Expatriate wannebees often ask us how we managed our expatriation to Guanajuato, Mexico. They want to know how we overcame the seemingly overwhelming logistics of deciding where to live, if it’s affordable, if there is reasonable medical care, how to find housing, can Americans find work, what about visas, and will the culture shock be too great to handle?
All of these questions are legitimate and answers are obtainable if you are willing to do the homework. If I had to narrow it down to two things that are the most important in your quest to expatriate to Mexico, I would say this: research and make an exploratory visit to the city of your choice.
First, take all the time you need to research the city or cites which you are considering. Read everything you can get your hands on–and more–about the regions in which you might be interested. The second thing is that, once you’ve narrowed your options down to the cities that most interest you, visit as many as you can afford.
This last suggestion, we have found, intimidates many with whom we’ve spoken about their expatriating dreams. If they aren’t well traveled, fluent in the language, or gutsy enough, this thought is a little overwhelming. We found ourselves in the same boat when we reached the point of research overload and it was time to go and have a look around. We were scared but determined.
What we decided to do is what we highly recommend to potential expats–go to language school. This is the perfect way in which to experience the culture, learn some of the language, and see what the country is really like in a safe and controlled environment in the city in which you may want live.
Attending a language school and staying with a local family, in the cities you are considering as your new home, will have the following advantages:
1) You will get “three hots and a cot.”
2) You will stay with a family, carefully screened by most reputable schools, who knows the city
from the inside out.
3) You will have the support of the local family and school in case you get into a jam.
4) You will be able to see and experience genuine Mexican living in a worry-free environment.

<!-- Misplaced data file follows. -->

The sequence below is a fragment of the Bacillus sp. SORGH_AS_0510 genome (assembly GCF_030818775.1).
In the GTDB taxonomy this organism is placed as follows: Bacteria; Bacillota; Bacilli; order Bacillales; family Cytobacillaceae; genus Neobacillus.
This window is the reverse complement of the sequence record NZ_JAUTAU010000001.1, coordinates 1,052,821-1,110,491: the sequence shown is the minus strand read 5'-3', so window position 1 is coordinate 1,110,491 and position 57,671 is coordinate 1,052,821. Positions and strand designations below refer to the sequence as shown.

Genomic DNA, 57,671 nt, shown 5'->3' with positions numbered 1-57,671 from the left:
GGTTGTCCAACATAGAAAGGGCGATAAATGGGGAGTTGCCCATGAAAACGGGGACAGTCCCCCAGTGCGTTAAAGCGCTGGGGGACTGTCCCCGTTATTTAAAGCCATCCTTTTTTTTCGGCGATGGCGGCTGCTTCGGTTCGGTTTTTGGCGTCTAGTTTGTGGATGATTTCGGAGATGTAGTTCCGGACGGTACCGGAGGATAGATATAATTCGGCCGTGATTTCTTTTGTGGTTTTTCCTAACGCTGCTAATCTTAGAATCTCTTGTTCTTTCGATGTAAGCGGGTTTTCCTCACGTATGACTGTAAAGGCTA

You will get “three hots and a cot”. We made our exploratory trip to Guanajuato in February, 2003. In the school we attended, we arranged for a home stay with a local family. We had fine accommodations with an upper middle-class family. The family maid took care of cleaning our room and making the bed just as in a hotel.
In some cases, you can get them to do your laundry–for a small tip. All of our meals were provided so we didn’t have to worry about finding restaurants three times a day. You have the option of eating out if you warn the host family ahead of time. The point is that all the arrangements for your needs are made through the school before you arrive. Most schools arrange to have you picked up at the airport when you arrive.
This is, in my opinion, a worry-free proposition. All we had to do is show up at the Guanajuato airport and there was someone to take care of us in a country we knew little about and with our having little to no travel abroad experience.
You will stay with a family, carefully screened by most reputable schools, who knows the city from the inside out. This is the perfect setup! If you are thinking of expatriating to Mexico, what better situation can you find but to be in the care of a Mexican family who knows the city–where to find a place to live, how to set up your utilities, which banks are the best, all the bus routes, moving services, handymen, maids to hire, etc. You can’t beat this!
We stayed with a host family when we came to language school in which the man was an influential lawyer inGuanajuato who knew everyone and anything you could conceive of needing in your expatriating adventure. This was perfect for us and this could work for you too. Networking with the locals is what will smooth your way in your desire to expatriate.
You will have the support of the local family and school in case you get into a jam. I was a nervous ninny at the thought of just booking a hotel and showing up in Guanajuato to do our exploratory mission. I mean, what did I know about traveling or living abroad? Nothing! So having this support system set up through a local language school who found us a wonderful family with whom to stay solved my anxiety.
You will be able to see and experience genuine Mexican living in a worry-free environment. What better way to see what life is like in Mexico but to live with a Mexican family? You have virtually all your needs to taken care of, freeing you to explore with almost nothing to worry about. It truly was the most relaxing trip we’ve ever taken.
A final tip is to be sure and write some former students, listed on the school’s web sites, to see what their experiences were at the school. Get a consensus, if you can, from the former students. We did this and were surprised that some listed on the reference page of the school’s web sites were honest enough to mention deficiencies.
Check out the web site, www.spanish-language.org/spanish_in_mexico.htm, to get you started.
A good search-engine term to use to find additional sites is “Spanish schools Mexico”. Type that in the search term box of any Internet Search Engine.
Doug Bower is a freelance writer and book author. His most recent writing credits include The Atlanta Journal-Constitution, The Houston Chronicle, and The Philadelphia Inquirer, and Transitions Abroad. He lives with his wife in Guanajuato, Mexico.
His new book, Mexican Living: Blogging it from a Third World Country, can be seen at http://www.lulu.com/content/126241